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  • Wendell Brock

What It Means To Be a Caregiver

It’s usually pretty easy to love and care about the people in our lives, especially when it comes to family, but sometimes life calls on us to take that a step further and become caregivers.


People become caregivers for many different reasons. Often times, an elderly parent is in need of care from their children, sometimes a grandparent steps in to care for a grandchild. Other times, it could be the need of a sibling or other relative, or perhaps a friend stepping in to help another friend or neighbor. However, it comes about, becoming a caregiver can be both rewarding and burdensome. 



A caregiver is someone that provides care and tends to the needs of a person with short- or long-term limitations due to age, injury, disability, or illness. This could mean providing physical, social, medical, and emotional support. While it’s easy to list the black and white expectations of a caregiver, it goes much deeper than superficial actions. Being a caregiver means becoming an advocate, a cleaner, a medication dispenser, a cook, and requires flexibility. All those responsibilities can feel overwhelming. It can also create a huge financial  burden to both the person needing care and the caregiver. A study done in 2011 showed that women over 50 who leave the workforce to care for a loved one lose up to $324,000 in wages, Social Security   benefits, and private pensions over their lifetime      because of their caregiving responsibilities.


Being a caretaker is not all bad, though. It is, in fact, a wonderful opportunity to develop a sense of empathy and greater understanding of others. It allows you the chance to learn patience and problem-solving and enhance communication skills. You can develop many abilities that could be useful in other areas of your life.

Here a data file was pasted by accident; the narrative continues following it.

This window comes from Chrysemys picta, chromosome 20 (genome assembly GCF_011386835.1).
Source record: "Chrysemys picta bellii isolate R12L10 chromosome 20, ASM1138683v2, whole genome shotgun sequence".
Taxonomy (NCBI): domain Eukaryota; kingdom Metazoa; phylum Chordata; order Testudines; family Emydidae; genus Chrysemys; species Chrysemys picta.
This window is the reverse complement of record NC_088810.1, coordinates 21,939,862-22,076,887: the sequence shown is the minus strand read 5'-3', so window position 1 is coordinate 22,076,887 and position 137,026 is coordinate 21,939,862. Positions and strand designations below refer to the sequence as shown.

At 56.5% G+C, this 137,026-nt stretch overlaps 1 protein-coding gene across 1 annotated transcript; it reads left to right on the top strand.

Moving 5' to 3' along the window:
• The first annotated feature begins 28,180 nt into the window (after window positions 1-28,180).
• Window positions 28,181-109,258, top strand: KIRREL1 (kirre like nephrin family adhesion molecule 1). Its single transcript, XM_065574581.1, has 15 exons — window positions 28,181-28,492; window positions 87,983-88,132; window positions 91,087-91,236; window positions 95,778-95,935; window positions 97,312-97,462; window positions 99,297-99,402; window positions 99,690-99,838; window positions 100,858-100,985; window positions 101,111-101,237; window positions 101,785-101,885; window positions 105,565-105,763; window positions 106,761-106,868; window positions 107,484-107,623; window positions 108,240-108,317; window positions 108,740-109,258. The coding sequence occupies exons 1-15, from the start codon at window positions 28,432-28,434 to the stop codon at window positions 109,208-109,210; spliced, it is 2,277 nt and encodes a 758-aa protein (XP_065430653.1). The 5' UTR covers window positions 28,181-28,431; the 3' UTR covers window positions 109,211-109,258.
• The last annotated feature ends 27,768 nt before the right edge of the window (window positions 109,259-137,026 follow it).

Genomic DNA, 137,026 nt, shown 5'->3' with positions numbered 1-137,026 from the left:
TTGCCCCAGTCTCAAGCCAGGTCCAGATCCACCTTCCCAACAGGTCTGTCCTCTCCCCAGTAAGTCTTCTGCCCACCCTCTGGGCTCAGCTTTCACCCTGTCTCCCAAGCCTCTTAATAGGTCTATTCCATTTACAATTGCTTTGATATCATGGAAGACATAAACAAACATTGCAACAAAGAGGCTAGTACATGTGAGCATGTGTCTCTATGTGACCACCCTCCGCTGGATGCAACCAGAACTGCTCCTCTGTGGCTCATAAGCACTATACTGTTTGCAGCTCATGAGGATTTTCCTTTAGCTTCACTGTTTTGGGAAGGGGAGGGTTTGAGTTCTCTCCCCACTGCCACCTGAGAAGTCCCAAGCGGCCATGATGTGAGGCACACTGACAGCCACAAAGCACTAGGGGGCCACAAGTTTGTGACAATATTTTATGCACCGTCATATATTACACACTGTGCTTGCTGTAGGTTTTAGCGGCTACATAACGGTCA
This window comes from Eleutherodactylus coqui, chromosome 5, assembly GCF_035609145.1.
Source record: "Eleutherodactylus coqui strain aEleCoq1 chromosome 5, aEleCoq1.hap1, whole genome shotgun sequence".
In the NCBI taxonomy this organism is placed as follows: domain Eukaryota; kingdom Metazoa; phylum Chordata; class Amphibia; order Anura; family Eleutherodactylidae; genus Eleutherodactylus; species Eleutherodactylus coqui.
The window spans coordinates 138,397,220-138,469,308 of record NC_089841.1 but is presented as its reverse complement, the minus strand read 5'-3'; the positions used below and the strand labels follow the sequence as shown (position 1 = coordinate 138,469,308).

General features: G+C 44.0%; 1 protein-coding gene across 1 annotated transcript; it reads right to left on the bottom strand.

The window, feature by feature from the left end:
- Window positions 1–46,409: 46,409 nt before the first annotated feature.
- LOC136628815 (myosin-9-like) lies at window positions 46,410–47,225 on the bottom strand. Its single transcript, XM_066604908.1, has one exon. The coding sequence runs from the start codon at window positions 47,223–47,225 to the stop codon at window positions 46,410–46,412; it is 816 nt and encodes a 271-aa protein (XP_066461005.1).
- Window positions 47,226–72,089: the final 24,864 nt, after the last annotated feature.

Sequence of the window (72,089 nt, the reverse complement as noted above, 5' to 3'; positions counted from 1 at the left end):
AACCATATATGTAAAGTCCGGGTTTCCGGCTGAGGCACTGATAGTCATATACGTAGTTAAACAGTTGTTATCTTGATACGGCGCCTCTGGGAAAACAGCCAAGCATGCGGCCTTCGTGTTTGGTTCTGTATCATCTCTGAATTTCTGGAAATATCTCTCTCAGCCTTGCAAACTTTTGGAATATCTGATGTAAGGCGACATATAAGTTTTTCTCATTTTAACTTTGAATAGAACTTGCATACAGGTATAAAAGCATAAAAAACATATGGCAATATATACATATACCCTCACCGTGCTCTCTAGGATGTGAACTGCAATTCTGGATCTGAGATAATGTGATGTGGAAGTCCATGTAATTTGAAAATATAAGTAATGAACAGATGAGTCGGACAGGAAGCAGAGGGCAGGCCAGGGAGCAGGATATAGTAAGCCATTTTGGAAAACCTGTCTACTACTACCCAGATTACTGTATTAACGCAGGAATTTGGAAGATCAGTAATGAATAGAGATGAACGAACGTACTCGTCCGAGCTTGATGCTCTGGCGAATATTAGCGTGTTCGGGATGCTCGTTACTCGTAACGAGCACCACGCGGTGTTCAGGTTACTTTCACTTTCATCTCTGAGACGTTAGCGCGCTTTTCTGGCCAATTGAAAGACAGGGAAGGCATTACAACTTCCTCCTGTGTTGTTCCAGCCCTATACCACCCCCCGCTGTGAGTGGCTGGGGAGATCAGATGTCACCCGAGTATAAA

So where is the balance between the overwhelm and the reward? A lot of it comes down to how well the person needing aid has prepared financially. When people include a Long-Term Care (LTC) policy in their retirement and financial plan it ensures that if the time comes, there is money set aside for their needs, easing the burden a lack of money could place on them and their caretaker. Having LTC insurance in place changes the role of the caregiver to a care manager, allowing them to pay for professional help when needed, relieving the burden of being a sole caregiver. The role change can also relieve other personal burdens felt as a caregiver, reducing the pressure it places on their family and work life. However, one of the greatest blessings comes from the piece of mind it can provide.


Being a caregiver can be a rewarding and fulfilling role. It provides an opportunity to give back and help someone else. It’s important to plan financially and avoid the negative pitfalls of being financially unprepared. Having a LTC policy could be an option as you plan for your future retirement needs, for both you and your loved ones that would be taking care of you, providing peace of mind for everyone involved.

 


Photo by Lina Trochez

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